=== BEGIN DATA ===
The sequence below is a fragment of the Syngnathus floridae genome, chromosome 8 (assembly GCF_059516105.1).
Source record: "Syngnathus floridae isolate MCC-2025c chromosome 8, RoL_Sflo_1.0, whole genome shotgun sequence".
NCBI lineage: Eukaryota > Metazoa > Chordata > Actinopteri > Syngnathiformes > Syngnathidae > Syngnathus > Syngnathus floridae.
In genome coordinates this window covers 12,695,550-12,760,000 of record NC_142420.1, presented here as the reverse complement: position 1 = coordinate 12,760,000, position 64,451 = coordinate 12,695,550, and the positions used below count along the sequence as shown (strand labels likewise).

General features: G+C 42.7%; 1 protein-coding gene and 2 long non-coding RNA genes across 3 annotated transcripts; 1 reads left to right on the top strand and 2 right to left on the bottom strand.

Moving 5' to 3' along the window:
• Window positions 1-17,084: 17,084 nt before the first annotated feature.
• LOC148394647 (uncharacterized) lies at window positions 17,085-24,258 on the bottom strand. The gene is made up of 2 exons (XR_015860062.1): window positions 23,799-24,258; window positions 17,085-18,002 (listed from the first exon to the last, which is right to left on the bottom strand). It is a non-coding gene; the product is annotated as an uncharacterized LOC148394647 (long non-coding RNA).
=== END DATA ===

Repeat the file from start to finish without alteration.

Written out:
The sequence below is a fragment of the Syngnathus floridae genome, chromosome 8 (assembly GCF_059516105.1).
Source record: "Syngnathus floridae isolate MCC-2025c chromosome 8, RoL_Sflo_1.0, whole genome shotgun sequence".
NCBI lineage: Eukaryota > Metazoa > Chordata > Actinopteri > Syngnathiformes > Syngnathidae > Syngnathus > Syngnathus floridae.
In genome coordinates this window covers 12,695,550-12,760,000 of record NC_142420.1, presented here as the reverse complement: position 1 = coordinate 12,760,000, position 64,451 = coordinate 12,695,550, and the positions used below count along the sequence as shown (strand labels likewise).

General features: G+C 42.7%; 1 protein-coding gene and 2 long non-coding RNA genes across 3 annotated transcripts; 1 reads left to right on the top strand and 2 right to left on the bottom strand.

Moving 5' to 3' along the window:
• Window positions 1-17,084: 17,084 nt before the first annotated feature.
• LOC148394647 (uncharacterized) lies at window positions 17,085-24,258 on the bottom strand. The gene is made up of 2 exons (XR_015860062.1): window positions 23,799-24,258; window positions 17,085-18,002 (listed from the first exon to the last, which is right to left on the bottom strand). It is a non-coding gene; the product is annotated as an uncharacterized LOC148394647 (long non-coding RNA).